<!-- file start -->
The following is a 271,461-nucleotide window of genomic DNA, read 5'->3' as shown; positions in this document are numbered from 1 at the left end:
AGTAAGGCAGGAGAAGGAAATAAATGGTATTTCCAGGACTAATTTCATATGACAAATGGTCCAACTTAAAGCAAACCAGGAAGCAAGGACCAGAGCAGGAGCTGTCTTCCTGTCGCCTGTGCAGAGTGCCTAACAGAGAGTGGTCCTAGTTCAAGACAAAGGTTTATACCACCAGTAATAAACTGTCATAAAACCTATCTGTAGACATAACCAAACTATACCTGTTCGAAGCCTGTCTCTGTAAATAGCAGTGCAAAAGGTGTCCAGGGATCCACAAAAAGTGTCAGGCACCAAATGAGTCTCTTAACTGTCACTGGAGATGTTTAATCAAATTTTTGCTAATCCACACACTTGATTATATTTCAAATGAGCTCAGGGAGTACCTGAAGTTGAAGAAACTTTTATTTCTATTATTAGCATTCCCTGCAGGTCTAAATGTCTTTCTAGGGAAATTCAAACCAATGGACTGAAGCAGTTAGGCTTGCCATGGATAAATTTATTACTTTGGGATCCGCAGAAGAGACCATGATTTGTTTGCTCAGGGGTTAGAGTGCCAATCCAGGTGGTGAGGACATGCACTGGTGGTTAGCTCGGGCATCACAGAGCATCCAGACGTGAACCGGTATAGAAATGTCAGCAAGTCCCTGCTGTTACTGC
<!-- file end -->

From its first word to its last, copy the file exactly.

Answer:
The following is a 271,461-nucleotide window of genomic DNA, read 5'->3' as shown; positions in this document are numbered from 1 at the left end:
AGTAAGGCAGGAGAAGGAAATAAATGGTATTTCCAGGACTAATTTCATATGACAAATGGTCCAACTTAAAGCAAACCAGGAAGCAAGGACCAGAGCAGGAGCTGTCTTCCTGTCGCCTGTGCAGAGTGCCTAACAGAGAGTGGTCCTAGTTCAAGACAAAGGTTTATACCACCAGTAATAAACTGTCATAAAACCTATCTGTAGACATAACCAAACTATACCTGTTCGAAGCCTGTCTCTGTAAATAGCAGTGCAAAAGGTGTCCAGGGATCCACAAAAAGTGTCAGGCACCAAATGAGTCTCTTAACTGTCACTGGAGATGTTTAATCAAATTTTTGCTAATCCACACACTTGATTATATTTCAAATGAGCTCAGGGAGTACCTGAAGTTGAAGAAACTTTTATTTCTATTATTAGCATTCCCTGCAGGTCTAAATGTCTTTCTAGGGAAATTCAAACCAATGGACTGAAGCAGTTAGGCTTGCCATGGATAAATTTATTACTTTGGGATCCGCAGAAGAGACCATGATTTGTTTGCTCAGGGGTTAGAGTGCCAATCCAGGTGGTGAGGACATGCACTGGTGGTTAGCTCGGGCATCACAGAGCATCCAGACGTGAACCGGTATAGAAATGTCAGCAAGTCCCTGCTGTTACTGC